www.emeraldinsight.com/1477-0024.htm
[...] in what I think is a unique departure from the international consensus in competition policy
the [Hong Kong Competition Commission] is given the role of prosecuting infringements against
businesses in the Competition Tribunal where serious anti-competitive conduct is identied.
(Neuberger, 2016) This article demonstrates that the public enforcement model in Hong
Kong chimes with the Irish regime where competence to adjudicate on competition law
violations and to impose sanctions is intentionally reserved exclusively to judges rather
than the competition agency. This design choice renders the Irish and Hong Kong regimes
both similar to each other and atypicalon the global stage where administrative models are
popular. In many jurisdictions(including the European Union (EU), most EU Member States
and some Common Law jurisdictions) an administrative competition agency investigates
suspected infringements, makes determinations of infringements and may penalise
infringers.
For reasons of space, the inclination towards greater convergence of competition law
enforcement models across the globe cannot be detailed here (Fox and Trebilcock, 2013;
Gerber, 2010;Elhauge and Geradin, 2007;Doernand Wilks, 1996;Rodger and Lucey, 2018;
Lucey,2017a, 2017b;Cheng, 2012;Gal, 2009). Instead, the focus connes itself to exploring
the emergence, operation and evolution of the judge-centred enforcement models enacted in
each of these CommonLaw jurisdictions with a view to highlighting some similaritieswhich
render these models atypical from a global perspective. This article, rstly, explores the
background to and reasons for their similar design by examining closely their legislative
history and, secondly, highlights some consequences of that design choice for competition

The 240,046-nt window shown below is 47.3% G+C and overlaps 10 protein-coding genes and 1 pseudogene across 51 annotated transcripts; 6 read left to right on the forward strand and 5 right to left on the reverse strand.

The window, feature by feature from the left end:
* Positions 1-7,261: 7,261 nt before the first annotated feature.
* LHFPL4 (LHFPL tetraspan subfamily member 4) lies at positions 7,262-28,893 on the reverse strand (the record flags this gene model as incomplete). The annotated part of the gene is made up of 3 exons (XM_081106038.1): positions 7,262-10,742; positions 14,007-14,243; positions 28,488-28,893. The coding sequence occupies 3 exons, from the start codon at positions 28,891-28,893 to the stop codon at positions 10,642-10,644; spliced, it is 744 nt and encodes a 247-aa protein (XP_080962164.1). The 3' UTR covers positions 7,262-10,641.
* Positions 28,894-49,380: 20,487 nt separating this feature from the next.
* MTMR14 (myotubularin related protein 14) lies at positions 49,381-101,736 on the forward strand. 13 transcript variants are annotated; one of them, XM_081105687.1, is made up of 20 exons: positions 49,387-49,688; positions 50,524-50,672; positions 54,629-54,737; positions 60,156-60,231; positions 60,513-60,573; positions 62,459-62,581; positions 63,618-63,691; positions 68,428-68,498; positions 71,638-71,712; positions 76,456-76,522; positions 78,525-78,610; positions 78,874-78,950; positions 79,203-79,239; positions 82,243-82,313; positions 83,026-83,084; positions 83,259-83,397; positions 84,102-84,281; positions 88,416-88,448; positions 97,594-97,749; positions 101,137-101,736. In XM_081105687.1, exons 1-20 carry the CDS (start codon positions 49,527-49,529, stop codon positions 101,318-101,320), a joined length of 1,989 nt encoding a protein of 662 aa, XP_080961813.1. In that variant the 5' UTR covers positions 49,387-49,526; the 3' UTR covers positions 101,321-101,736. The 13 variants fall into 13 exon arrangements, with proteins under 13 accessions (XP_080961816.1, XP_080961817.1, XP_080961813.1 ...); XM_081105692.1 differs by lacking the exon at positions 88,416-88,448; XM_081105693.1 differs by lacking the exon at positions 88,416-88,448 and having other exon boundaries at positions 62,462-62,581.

law enforcement in these jurisdictions. It will not be suggested that there is a causal
connection (in the sense of the Irish model exertingan inuence on the Hong Kong choice)[1]
or that the lessons from one jurisdictionare directly transferable to the other. It is hoped that
some issues which arose duringdecades of Irish experience of enforcement within a judicial
regime may interest those involved in Hong Kong competition law which is at a
comparativelyedgling stage of development.
This article starts by detailing the current competition law architecture in each
jurisdiction. Then, it examines closely the discourse in the period before their introduction
to, rstly, understand why judicial models were chosen over more familiar administrative
ones and, secondly, to unearth anysimilar concerns. Next, it analyses some implications of
the judicial model for, rstly, the parties;secondly, the administrative competition agencies;
and, thirdly, the evolutionof competition law before it offers some conclusions.
2. Current competition law regimes
An overview of the main substantive competition law provisions in Ireland and Hong Kong
assists in understanding their enforcement. The current principal Irish Act is the
Competition Act 2002, which re-enacted provisions of prior enactments starting in 1991[2].
In Hong Kong, Competition Ordinance of 2012 came fully into force in 2015[3]. Its First
Conduct Rule, like Section 4 of the Irish Competition Act, prohibits anti-competitive
arrangements. The second key prohibition in both jurisdictionsconcerns unilateral abuses.
Section 5 of the Irish Act prohibits the abuse of a dominant position (EU law), whereas the
Second Conduct Rule in Hong Kong prohibitsthe abuse of substantial market power (this is
more akin to Australianand New Zealand provisions) (Kwok, 2014).
In Hong Kong, the Competition Commission (Commission) and Competition Tribunal
(Tribunal) are the enforcement institutions[4]. The Commission, an administrative body,
may investigate suspected infringements, accept commitments, operate a leniency
programme and issue notices. It took its rst case in March2017 to the Tribunal[5]. Only the
Tribunal may determine whether a competition law infringement has occurred and issue
Competition
law
enforcement
109